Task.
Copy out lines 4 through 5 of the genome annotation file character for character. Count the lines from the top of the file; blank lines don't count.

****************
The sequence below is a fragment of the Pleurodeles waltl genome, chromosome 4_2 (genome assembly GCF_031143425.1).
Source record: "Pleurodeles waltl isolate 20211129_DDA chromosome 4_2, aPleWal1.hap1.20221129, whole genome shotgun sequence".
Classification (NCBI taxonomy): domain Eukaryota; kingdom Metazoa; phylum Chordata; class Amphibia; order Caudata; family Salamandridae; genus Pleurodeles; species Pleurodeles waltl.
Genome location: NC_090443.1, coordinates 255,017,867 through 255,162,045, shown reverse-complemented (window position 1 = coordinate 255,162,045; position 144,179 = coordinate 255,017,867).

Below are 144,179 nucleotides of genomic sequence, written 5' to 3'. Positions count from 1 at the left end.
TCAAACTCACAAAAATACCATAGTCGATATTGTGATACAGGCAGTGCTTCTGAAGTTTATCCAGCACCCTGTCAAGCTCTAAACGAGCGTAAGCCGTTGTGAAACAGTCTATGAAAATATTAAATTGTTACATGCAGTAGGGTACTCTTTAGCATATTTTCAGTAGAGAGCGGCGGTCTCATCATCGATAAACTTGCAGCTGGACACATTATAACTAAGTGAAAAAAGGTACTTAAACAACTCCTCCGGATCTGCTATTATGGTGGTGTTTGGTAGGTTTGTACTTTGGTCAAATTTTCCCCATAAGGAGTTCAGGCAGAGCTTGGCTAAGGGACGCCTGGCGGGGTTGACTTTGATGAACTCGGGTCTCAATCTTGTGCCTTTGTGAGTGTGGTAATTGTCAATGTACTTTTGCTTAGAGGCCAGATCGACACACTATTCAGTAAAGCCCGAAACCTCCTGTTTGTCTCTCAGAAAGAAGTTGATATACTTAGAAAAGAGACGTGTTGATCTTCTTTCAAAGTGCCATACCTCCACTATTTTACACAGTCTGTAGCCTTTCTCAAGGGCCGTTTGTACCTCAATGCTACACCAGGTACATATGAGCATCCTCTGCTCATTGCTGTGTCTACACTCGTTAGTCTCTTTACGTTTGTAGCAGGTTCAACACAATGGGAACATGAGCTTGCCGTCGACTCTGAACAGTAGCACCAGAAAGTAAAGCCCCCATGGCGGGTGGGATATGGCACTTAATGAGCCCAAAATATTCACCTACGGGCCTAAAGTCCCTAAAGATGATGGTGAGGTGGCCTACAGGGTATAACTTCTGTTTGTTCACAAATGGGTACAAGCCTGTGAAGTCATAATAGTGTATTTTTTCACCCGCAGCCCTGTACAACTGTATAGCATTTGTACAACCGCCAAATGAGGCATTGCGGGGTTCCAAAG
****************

Genome location: NC_090443.1, coordinates 255,017,867 through 255,162,045, shown reverse-complemented (window position 1 = coordinate 255,162,045; position 144,179 = coordinate 255,017,867).

Below are 144,179 nucleotides of genomic sequence, written 5' to 3'. Positions count from 1 at the left end.